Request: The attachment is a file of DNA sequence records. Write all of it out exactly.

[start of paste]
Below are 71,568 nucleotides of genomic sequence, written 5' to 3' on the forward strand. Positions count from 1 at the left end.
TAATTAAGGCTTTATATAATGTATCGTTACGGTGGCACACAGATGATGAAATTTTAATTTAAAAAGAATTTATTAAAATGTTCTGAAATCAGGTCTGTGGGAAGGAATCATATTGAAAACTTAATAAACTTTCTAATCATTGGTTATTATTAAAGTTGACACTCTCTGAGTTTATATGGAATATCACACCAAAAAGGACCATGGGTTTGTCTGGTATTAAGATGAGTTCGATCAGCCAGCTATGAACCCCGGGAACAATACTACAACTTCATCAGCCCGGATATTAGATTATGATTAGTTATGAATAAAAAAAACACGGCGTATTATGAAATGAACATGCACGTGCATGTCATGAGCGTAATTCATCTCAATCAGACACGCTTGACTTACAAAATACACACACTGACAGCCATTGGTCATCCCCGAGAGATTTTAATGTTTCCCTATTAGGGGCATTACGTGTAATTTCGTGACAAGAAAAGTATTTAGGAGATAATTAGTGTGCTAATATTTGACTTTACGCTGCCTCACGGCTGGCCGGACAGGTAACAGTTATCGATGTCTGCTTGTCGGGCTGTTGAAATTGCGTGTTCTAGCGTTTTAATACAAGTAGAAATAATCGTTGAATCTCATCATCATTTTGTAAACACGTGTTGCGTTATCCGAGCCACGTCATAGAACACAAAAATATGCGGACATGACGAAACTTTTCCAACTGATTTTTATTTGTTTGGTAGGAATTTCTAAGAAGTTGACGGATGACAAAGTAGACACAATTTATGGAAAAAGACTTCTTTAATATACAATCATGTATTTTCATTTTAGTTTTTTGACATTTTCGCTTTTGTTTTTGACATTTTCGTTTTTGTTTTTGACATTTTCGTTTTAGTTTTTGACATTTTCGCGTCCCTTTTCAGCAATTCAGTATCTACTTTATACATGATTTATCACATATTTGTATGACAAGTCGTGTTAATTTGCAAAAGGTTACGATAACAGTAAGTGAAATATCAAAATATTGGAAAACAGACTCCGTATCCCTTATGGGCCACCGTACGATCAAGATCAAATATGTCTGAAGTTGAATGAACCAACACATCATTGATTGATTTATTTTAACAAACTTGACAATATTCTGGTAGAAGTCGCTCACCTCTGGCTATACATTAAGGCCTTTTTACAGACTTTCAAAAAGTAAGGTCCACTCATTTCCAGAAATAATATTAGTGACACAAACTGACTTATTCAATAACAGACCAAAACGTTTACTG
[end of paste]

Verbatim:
Below are 71,568 nucleotides of genomic sequence, written 5' to 3' on the forward strand. Positions count from 1 at the left end.
TAATTAAGGCTTTATATAATGTATCGTTACGGTGGCACACAGATGATGAAATTTTAATTTAAAAAGAATTTATTAAAATGTTCTGAAATCAGGTCTGTGGGAAGGAATCATATTGAAAACTTAATAAACTTTCTAATCATTGGTTATTATTAAAGTTGACACTCTCTGAGTTTATATGGAATATCACACCAAAAAGGACCATGGGTTTGTCTGGTATTAAGATGAGTTCGATCAGCCAGCTATGAACCCCGGGAACAATACTACAACTTCATCAGCCCGGATATTAGATTATGATTAGTTATGAATAAAAAAAACACGGCGTATTATGAAATGAACATGCACGTGCATGTCATGAGCGTAATTCATCTCAATCAGACACGCTTGACTTACAAAATACACACACTGACAGCCATTGGTCATCCCCGAGAGATTTTAATGTTTCCCTATTAGGGGCATTACGTGTAATTTCGTGACAAGAAAAGTATTTAGGAGATAATTAGTGTGCTAATATTTGACTTTACGCTGCCTCACGGCTGGCCGGACAGGTAACAGTTATCGATGTCTGCTTGTCGGGCTGTTGAAATTGCGTGTTCTAGCGTTTTAATACAAGTAGAAATAATCGTTGAATCTCATCATCATTTTGTAAACACGTGTTGCGTTATCCGAGCCACGTCATAGAACACAAAAATATGCGGACATGACGAAACTTTTCCAACTGATTTTTATTTGTTTGGTAGGAATTTCTAAGAAGTTGACGGATGACAAAGTAGACACAATTTATGGAAAAAGACTTCTTTAATATACAATCATGTATTTTCATTTTAGTTTTTTGACATTTTCGCTTTTGTTTTTGACATTTTCGTTTTTGTTTTTGACATTTTCGTTTTAGTTTTTGACATTTTCGCGTCCCTTTTCAGCAATTCAGTATCTACTTTATACATGATTTATCACATATTTGTATGACAAGTCGTGTTAATTTGCAAAAGGTTACGATAACAGTAAGTGAAATATCAAAATATTGGAAAACAGACTCCGTATCCCTTATGGGCCACCGTACGATCAAGATCAAATATGTCTGAAGTTGAATGAACCAACACATCATTGATTGATTTATTTTAACAAACTTGACAATATTCTGGTAGAAGTCGCTCACCTCTGGCTATACATTAAGGCCTTTTTACAGACTTTCAAAAAGTAAGGTCCACTCATTTCCAGAAATAATATTAGTGACACAAACTGACTTATTCAATAACAGACCAAAACGTTTACTG